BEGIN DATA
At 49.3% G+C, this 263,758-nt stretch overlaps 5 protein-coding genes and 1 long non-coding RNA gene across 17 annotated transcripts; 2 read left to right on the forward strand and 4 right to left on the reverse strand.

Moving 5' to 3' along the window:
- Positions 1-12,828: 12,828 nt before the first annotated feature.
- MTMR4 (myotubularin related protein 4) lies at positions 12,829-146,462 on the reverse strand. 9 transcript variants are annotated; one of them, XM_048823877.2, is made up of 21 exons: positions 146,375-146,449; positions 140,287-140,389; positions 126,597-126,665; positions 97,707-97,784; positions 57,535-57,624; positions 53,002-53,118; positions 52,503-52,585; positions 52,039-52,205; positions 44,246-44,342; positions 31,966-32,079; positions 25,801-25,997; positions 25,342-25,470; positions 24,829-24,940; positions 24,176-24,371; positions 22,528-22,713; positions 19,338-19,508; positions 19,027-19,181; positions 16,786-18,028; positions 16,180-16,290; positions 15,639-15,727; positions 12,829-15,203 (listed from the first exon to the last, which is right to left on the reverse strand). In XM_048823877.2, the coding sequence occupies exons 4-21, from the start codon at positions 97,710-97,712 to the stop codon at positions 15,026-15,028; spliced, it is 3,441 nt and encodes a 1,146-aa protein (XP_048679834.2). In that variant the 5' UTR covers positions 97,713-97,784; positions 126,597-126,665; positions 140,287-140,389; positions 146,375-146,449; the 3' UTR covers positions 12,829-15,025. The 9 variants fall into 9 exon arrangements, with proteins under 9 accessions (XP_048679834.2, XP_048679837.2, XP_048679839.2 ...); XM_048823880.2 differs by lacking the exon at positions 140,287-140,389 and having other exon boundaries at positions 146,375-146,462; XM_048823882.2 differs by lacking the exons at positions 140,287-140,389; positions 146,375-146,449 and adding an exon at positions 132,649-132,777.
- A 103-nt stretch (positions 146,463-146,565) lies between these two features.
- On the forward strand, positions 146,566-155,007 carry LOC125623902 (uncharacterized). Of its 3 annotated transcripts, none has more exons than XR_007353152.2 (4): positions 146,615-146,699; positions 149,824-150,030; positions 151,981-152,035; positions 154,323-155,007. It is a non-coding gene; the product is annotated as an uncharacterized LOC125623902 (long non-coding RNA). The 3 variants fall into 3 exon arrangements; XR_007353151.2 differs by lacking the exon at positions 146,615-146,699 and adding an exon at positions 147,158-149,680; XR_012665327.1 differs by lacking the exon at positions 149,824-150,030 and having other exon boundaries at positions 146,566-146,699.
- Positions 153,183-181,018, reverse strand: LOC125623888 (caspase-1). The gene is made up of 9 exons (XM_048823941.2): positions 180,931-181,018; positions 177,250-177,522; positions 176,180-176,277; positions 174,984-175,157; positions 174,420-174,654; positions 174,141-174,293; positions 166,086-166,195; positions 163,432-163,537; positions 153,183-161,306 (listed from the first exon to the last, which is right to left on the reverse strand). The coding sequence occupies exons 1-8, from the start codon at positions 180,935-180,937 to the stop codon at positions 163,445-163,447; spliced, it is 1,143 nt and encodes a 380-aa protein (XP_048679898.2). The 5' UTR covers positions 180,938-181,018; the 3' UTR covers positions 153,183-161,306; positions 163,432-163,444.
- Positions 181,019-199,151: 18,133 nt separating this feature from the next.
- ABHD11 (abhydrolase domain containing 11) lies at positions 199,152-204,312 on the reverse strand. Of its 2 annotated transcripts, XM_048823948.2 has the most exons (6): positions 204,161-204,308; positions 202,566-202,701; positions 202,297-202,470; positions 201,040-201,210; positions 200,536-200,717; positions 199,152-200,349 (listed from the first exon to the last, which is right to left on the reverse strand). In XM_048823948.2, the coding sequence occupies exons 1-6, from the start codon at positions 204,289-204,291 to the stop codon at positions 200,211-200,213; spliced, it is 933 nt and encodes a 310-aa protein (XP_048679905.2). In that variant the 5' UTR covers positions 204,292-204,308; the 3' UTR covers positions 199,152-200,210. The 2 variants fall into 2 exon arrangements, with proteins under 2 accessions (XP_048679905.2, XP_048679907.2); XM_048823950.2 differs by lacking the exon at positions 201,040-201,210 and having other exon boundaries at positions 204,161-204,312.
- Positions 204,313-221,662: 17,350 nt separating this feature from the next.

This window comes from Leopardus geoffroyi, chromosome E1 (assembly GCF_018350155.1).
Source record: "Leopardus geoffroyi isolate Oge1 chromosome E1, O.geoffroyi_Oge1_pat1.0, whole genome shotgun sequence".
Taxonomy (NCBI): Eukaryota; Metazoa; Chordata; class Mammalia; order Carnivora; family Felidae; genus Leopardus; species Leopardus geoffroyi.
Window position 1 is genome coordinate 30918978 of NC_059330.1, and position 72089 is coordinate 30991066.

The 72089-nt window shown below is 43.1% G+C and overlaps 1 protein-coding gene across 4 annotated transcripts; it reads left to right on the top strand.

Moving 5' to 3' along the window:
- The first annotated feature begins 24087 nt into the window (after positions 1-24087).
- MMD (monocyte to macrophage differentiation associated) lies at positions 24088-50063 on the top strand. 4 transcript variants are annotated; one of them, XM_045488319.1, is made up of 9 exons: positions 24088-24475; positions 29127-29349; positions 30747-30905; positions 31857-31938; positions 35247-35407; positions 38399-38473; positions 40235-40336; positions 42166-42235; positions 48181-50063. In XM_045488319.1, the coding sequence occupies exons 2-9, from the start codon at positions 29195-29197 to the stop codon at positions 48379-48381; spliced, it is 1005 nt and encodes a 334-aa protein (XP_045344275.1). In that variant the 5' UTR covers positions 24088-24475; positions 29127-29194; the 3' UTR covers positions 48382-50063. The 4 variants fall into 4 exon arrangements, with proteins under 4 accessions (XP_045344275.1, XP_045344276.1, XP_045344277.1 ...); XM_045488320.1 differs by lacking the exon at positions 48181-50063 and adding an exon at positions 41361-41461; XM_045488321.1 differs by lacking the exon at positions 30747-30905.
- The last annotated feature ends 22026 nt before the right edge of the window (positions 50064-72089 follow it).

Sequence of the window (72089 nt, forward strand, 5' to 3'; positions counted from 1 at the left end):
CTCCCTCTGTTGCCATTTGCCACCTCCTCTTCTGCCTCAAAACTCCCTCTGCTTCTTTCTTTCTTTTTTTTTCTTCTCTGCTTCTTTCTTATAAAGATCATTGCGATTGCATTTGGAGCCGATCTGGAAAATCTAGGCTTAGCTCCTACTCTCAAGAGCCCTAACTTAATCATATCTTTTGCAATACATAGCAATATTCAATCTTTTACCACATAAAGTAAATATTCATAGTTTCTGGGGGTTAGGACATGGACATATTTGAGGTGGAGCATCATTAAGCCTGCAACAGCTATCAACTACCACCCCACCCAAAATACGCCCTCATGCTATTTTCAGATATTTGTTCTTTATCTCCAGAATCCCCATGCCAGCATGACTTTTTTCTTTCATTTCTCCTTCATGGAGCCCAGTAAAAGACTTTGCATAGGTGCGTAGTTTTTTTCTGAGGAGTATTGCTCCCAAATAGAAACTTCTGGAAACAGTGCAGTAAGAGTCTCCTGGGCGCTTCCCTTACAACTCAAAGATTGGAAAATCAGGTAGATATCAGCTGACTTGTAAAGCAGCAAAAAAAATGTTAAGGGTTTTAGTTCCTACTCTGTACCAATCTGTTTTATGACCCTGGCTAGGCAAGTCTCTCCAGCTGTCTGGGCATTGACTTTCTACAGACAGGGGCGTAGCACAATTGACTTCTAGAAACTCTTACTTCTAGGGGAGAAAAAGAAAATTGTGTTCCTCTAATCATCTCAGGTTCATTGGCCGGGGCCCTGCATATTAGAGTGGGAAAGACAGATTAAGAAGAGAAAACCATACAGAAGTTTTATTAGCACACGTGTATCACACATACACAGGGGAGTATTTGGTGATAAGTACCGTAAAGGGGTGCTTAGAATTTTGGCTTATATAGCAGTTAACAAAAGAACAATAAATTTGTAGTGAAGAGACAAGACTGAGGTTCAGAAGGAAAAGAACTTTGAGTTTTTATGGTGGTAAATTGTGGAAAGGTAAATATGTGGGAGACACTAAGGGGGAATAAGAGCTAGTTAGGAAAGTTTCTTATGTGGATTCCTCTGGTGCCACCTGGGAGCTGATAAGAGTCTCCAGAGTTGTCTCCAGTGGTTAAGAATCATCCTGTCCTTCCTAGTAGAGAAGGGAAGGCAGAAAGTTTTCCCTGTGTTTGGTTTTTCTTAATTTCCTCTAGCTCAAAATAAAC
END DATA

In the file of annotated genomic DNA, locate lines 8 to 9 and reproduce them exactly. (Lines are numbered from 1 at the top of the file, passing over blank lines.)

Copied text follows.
- Positions 181,019-199,151: 18,133 nt separating this feature from the next.
- ABHD11 (abhydrolase domain containing 11) lies at positions 199,152-204,312 on the reverse strand. Of its 2 annotated transcripts, XM_048823948.2 has the most exons (6): positions 204,161-204,308; positions 202,566-202,701; positions 202,297-202,470; positions 201,040-201,210; positions 200,536-200,717; positions 199,152-200,349 (listed from the first exon to the last, which is right to left on the reverse strand). In XM_048823948.2, the coding sequence occupies exons 1-6, from the start codon at positions 204,289-204,291 to the stop codon at positions 200,211-200,213; spliced, it is 933 nt and encodes a 310-aa protein (XP_048679905.2). In that variant the 5' UTR covers positions 204,292-204,308; the 3' UTR covers positions 199,152-200,210. The 2 variants fall into 2 exon arrangements, with proteins under 2 accessions (XP_048679905.2, XP_048679907.2); XM_048823950.2 differs by lacking the exon at positions 201,040-201,210 and having other exon boundaries at positions 204,161-204,312.